Survival of short hip stems with a "modern", trochanter-sparing design - a systematic literature review
HIP International , Volume 22 - Issue 4 p. 344- 354
Modern total hip arthroplasty delivers excellent and reproducible results. New implant developments include a wide range of implants with a bone and tissue sparing design, including short femoral stems. This review was performed to provide an overview on the currently published survival results of short stems to allow comparison with the results of traditional hip stems. A literature search was performed to identify publications on short stems with a "modern" trochanter sparing design including implant survival information. Information was collected on the study population, follow-up time, implants used, implant survival and functional scores. The revision rate per 100 observed component years was calculated and compared to data presented in national arthroplasty registries. The methodological quality was assessed by employing a score specific to survival assessment of hip stems. In the course of 16 individual searches in EMBASE and Medline, 460 potentially eligible articles were identified. After thorough screening, 14 articles were deemed applicable. The variability in quality of the publications was high. No association between survival outcome and publication quality was apparent. The total revision rate over all studies was found to be 0.38 per 100 component years with endpoint "stem revision for any reason". The survival rate of these stems is encouraging and appears to be comparable with that of more traditional uncemented stems. However, only few mid-term and long-term studies are available. Reports with longer follow-up are needed to draw further conclusions.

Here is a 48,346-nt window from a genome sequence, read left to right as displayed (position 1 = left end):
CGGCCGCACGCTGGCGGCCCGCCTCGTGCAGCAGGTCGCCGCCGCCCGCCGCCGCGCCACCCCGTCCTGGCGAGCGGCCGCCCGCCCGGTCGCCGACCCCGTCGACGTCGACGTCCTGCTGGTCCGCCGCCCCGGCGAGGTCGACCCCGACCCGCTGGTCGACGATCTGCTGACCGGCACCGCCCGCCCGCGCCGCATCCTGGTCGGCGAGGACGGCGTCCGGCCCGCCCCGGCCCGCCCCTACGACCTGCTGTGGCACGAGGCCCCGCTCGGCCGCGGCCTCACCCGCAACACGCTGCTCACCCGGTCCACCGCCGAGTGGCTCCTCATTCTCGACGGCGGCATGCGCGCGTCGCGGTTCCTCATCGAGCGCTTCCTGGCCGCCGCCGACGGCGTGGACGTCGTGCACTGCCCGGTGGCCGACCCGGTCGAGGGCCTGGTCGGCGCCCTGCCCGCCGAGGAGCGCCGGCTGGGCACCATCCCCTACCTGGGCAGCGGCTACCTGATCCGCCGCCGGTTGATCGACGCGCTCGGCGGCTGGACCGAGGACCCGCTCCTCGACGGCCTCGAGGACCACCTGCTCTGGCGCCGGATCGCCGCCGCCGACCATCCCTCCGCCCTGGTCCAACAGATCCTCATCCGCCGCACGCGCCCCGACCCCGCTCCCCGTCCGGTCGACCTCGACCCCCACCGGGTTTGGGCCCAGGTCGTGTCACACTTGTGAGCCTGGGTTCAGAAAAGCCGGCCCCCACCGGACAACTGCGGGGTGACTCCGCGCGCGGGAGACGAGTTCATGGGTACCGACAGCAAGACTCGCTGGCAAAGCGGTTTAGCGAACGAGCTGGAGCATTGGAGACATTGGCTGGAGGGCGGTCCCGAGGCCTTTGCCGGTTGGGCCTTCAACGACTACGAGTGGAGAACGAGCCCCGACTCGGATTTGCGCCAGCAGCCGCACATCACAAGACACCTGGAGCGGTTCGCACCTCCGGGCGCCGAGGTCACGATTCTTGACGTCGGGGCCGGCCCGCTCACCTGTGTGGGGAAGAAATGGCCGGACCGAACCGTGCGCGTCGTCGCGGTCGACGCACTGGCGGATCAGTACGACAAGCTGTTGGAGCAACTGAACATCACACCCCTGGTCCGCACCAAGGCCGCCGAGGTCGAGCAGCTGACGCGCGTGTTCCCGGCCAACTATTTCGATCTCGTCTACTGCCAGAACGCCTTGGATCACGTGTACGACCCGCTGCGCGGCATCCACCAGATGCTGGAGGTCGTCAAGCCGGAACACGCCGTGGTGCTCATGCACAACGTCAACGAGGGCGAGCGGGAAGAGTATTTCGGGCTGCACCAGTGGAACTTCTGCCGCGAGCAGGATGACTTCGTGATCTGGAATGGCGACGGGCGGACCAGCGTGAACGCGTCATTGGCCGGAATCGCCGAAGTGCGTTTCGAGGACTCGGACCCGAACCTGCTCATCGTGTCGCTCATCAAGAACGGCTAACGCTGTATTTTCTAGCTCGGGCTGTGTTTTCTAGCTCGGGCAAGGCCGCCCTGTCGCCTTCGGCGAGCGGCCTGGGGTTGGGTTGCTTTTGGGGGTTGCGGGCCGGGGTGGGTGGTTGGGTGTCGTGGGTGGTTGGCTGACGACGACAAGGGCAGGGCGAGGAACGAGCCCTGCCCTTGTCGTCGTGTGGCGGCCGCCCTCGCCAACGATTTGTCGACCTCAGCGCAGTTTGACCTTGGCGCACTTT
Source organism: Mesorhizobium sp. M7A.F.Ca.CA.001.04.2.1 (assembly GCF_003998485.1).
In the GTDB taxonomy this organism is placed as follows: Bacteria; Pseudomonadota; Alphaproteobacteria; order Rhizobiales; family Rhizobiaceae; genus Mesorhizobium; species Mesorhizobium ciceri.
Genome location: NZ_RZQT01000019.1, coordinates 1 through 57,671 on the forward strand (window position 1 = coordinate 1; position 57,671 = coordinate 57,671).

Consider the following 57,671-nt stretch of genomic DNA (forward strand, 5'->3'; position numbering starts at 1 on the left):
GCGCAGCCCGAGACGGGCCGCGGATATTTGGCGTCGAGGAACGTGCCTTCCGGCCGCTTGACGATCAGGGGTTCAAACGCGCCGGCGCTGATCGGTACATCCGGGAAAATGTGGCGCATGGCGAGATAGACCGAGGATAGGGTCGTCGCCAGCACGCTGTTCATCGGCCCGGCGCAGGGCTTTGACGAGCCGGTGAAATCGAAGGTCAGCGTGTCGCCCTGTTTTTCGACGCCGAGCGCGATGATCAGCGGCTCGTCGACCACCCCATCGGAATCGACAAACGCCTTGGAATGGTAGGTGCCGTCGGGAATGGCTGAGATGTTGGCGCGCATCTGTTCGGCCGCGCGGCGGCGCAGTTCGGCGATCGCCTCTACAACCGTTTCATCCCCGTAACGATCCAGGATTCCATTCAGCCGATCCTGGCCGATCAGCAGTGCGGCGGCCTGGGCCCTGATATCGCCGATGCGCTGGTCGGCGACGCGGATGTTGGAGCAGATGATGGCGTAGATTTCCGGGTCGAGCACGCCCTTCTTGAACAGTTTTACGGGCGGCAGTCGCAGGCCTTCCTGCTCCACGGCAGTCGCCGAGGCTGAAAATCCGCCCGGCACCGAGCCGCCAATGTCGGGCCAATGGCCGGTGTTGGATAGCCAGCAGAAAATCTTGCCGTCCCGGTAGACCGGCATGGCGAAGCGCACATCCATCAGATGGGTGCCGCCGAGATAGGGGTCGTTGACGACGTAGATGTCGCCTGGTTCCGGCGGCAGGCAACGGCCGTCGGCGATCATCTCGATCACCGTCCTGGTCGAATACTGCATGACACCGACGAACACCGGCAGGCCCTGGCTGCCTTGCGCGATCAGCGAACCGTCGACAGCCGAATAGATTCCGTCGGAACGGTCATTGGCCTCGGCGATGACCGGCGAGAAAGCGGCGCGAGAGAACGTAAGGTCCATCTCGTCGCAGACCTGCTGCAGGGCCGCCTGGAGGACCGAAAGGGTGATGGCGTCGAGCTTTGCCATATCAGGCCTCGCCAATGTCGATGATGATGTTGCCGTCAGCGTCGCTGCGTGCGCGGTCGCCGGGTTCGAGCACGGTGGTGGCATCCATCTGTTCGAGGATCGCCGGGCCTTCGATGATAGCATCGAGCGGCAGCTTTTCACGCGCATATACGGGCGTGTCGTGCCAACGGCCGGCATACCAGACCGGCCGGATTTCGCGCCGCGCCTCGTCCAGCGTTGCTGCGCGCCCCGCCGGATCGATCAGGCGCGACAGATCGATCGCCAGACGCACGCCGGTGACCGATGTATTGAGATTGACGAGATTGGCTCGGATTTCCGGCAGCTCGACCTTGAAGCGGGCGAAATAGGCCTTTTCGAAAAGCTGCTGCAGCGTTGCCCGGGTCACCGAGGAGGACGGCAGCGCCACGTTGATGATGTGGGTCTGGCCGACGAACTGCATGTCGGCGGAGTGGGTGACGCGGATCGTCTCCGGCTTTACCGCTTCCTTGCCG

|Arthroplasty, Short stem, Systematic literature review, Total hip replacement|
|Organisation||Erasmus MC: University Medical Center Rotterdam|
Rometsch, E, Bos, P.K, & Koes, B.W. (2012). Survival of short hip stems with a "modern", trochanter-sparing design - a systematic literature review. HIP International (Vol. 22, pp. 344–354). doi:10.5301/HIP.2012.9472